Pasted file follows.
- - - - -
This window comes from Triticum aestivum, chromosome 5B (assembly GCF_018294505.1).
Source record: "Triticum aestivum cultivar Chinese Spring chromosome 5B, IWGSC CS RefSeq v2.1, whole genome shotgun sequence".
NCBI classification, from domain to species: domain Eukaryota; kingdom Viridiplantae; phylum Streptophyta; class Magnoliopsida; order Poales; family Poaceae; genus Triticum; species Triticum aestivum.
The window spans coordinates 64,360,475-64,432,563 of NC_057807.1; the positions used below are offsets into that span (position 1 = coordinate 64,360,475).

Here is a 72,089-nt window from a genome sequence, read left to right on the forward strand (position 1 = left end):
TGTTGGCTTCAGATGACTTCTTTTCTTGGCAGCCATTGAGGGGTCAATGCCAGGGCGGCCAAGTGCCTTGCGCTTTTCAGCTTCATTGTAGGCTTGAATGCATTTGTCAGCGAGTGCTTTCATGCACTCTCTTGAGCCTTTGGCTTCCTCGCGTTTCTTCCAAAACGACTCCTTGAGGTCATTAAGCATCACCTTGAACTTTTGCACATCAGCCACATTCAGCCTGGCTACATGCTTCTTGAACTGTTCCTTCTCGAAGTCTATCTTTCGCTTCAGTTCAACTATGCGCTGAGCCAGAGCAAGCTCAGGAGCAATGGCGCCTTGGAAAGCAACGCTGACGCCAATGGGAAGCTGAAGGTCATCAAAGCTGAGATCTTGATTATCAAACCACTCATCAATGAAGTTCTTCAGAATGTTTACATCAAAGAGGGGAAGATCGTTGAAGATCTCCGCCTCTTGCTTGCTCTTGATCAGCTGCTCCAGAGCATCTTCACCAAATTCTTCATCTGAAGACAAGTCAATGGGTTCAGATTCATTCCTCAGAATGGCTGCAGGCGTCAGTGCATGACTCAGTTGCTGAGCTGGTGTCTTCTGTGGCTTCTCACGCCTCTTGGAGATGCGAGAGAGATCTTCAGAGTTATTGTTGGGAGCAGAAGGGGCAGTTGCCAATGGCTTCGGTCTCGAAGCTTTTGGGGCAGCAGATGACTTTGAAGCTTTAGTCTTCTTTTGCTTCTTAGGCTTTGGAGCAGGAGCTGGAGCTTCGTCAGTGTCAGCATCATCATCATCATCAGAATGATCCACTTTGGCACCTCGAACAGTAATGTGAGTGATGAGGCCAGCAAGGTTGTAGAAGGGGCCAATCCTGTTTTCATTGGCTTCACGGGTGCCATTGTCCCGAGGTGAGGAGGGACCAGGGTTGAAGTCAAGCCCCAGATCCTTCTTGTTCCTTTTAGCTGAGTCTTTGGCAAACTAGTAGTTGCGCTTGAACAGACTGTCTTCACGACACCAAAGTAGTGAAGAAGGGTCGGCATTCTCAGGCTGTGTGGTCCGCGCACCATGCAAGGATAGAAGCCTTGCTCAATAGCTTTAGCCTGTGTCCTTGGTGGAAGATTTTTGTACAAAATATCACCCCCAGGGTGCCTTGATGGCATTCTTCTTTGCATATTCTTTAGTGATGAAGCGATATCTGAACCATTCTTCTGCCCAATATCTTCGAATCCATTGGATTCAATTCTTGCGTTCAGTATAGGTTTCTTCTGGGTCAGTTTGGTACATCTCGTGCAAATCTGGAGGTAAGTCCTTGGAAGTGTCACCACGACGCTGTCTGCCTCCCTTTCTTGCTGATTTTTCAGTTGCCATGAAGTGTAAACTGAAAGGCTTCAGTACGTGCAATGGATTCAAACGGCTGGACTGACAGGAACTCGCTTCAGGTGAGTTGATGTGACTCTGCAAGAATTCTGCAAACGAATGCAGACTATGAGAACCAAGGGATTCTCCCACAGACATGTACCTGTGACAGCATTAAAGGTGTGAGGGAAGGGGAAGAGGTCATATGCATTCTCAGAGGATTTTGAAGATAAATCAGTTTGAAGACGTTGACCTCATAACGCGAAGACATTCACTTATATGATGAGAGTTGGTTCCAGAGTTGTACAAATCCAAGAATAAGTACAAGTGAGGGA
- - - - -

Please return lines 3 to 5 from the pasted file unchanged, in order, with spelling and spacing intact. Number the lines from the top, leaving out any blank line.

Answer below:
NCBI classification, from domain to species: domain Eukaryota; kingdom Viridiplantae; phylum Streptophyta; class Magnoliopsida; order Poales; family Poaceae; genus Triticum; species Triticum aestivum.
The window spans coordinates 64,360,475-64,432,563 of NC_057807.1; the positions used below are offsets into that span (position 1 = coordinate 64,360,475).

Here is a 72,089-nt window from a genome sequence, read left to right on the forward strand (position 1 = left end):